These Truths

These Truths

Jill Lepore’s most recent book, These Truths, is a tour-de-force. The American experiment, she argues, rests on three ideas that Jefferson called these truths - political equality, natural rights and the sovereignty of the people. But has the nation, and democracy itself, delivered on that promise? As she reckons with both the beauty and tragedy of American history, Jill asks whether the course of events over more than five centuries has proven the nation’s truths, or belied them. 


Along the way (and there are 800 pages of ‘way’) she makes a remarkable observation. “Adams and Jefferson lived in an age of quantification.  It began with the measurement of time.  Time used to be a wheel that turned, and turned again; during the scientific revolution time became a line ….The new use and understanding of time contributed to the idea of progress - if time is a line instead of a circle, things can get better and even better, instead of forever rising and falling in endless cycles, like the seasons.” 


The concept of time as cyclical starts with the earth revolving around the sun, which creates the seasons, to which, over millions of years, all life has evolved and adapted - plants, birds and mammals. Mankind too.  For thousands of years, and especially outside the tropics,  we observed the cycle of spring, summer, autumn and winter, of planting the seeds,  watching the crop mature,  harvesting the bounty and surviving the dearth, waiting for life to re-appear.  In another sense, people were essentially non-transient and lived through a cycle of birth, growth, maturity and death, generation after generation, with no particular expectations of improvement or change.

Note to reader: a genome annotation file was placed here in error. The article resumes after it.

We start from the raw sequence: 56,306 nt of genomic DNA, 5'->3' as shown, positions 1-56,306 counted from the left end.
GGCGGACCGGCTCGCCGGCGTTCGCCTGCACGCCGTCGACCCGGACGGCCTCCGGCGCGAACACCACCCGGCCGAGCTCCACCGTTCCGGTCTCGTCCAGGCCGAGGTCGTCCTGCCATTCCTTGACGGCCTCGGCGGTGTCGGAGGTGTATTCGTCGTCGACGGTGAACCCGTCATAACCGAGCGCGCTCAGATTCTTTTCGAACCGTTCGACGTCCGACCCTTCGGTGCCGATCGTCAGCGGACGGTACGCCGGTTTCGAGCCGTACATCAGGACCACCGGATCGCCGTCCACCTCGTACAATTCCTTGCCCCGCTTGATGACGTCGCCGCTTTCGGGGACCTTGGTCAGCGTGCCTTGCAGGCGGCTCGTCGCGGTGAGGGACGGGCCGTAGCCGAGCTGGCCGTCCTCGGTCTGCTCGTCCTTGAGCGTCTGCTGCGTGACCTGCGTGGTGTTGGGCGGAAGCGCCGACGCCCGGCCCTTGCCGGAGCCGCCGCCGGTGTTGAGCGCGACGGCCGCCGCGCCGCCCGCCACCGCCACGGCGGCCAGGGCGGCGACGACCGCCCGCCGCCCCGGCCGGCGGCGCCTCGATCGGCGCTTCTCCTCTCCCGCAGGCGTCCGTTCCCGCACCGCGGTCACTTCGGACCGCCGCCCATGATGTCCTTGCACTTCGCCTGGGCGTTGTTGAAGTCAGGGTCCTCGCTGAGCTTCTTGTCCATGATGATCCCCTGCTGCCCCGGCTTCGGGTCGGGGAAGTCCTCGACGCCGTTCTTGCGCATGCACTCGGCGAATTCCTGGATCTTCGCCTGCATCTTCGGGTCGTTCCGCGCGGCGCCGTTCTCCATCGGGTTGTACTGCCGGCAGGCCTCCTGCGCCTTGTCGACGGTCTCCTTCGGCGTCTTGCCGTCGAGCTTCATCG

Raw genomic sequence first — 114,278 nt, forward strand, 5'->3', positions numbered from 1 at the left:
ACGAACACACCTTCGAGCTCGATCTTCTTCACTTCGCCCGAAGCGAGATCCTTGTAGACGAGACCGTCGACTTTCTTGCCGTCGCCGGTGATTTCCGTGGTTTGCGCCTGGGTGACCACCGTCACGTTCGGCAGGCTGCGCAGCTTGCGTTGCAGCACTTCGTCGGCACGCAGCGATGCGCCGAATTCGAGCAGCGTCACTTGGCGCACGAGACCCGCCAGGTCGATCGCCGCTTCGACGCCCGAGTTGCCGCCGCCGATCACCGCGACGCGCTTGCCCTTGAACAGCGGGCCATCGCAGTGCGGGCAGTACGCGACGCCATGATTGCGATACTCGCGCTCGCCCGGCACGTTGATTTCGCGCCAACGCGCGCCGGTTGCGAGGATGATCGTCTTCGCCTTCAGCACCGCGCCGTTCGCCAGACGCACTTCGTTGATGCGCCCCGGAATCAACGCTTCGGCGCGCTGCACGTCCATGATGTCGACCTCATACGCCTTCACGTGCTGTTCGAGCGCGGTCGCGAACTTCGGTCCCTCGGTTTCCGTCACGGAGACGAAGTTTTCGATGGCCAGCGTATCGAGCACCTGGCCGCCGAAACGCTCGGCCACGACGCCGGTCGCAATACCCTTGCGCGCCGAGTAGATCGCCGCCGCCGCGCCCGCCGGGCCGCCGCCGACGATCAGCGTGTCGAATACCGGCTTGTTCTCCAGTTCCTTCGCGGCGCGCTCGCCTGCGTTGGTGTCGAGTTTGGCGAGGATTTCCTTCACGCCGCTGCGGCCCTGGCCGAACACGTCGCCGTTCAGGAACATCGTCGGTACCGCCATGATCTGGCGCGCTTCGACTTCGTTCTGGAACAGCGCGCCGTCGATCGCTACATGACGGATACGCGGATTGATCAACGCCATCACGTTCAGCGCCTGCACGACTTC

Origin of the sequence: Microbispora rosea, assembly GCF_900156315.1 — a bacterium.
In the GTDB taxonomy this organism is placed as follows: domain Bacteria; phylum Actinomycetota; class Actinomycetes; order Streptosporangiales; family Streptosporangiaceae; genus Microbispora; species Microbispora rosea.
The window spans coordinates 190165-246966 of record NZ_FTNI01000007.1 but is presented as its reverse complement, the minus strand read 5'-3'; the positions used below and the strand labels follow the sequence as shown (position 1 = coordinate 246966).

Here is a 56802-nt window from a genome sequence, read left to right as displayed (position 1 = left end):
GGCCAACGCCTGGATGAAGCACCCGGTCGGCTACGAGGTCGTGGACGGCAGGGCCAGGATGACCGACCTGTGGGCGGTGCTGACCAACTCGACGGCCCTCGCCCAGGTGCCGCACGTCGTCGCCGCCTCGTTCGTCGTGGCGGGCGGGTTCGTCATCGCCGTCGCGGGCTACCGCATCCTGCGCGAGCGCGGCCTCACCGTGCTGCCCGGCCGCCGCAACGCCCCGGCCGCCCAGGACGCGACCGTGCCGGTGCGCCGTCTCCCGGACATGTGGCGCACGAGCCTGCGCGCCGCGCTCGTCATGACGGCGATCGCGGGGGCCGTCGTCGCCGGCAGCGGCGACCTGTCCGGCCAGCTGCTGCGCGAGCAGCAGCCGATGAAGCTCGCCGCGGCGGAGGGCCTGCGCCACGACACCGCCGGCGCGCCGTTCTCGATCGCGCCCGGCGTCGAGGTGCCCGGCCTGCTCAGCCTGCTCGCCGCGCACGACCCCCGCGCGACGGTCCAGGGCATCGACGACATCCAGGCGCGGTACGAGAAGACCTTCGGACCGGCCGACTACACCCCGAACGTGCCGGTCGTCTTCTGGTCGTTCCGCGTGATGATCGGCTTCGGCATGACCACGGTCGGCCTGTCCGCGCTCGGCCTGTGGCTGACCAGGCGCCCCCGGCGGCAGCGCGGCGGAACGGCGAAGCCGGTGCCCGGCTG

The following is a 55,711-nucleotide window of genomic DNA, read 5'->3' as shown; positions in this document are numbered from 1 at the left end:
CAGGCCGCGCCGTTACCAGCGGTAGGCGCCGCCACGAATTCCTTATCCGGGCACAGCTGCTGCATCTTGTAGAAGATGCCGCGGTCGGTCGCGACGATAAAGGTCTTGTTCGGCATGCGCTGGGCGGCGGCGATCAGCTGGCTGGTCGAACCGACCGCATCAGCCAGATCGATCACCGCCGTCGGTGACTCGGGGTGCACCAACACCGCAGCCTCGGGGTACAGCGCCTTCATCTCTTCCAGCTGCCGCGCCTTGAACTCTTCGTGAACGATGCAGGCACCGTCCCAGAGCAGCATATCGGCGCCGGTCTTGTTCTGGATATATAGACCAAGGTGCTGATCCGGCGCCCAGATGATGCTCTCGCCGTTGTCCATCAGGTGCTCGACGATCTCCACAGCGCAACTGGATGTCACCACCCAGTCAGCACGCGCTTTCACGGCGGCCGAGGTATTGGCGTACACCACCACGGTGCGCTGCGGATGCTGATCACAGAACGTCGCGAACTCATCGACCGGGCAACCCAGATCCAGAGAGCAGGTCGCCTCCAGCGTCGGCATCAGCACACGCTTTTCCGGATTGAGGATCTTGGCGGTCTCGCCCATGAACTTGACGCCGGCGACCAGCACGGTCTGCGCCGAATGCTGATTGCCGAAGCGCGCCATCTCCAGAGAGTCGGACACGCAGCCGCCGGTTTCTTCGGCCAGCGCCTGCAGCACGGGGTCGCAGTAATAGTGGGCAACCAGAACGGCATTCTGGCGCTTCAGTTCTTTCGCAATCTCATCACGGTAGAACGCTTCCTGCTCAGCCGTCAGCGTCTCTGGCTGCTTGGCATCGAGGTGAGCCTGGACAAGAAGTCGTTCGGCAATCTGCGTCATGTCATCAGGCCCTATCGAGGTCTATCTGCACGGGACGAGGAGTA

Honey bees go through the cycle  of egg, larva, pupa and a mature adult which fertilizes, provides or tends the eggs for the next cycle; or, in a larger sense,  they forage in the spring, reproduce in the early summer, store resources in the autumn, and cluster through the winter, waiting for the first signs of renewed plant life before sending out the foragers and feeding the next generation of brood.  Their purpose is the survival of the colony, and thus of the species, in as strong a form as possible.  This has not changed for some 80 million years, neither in purpose nor in practice.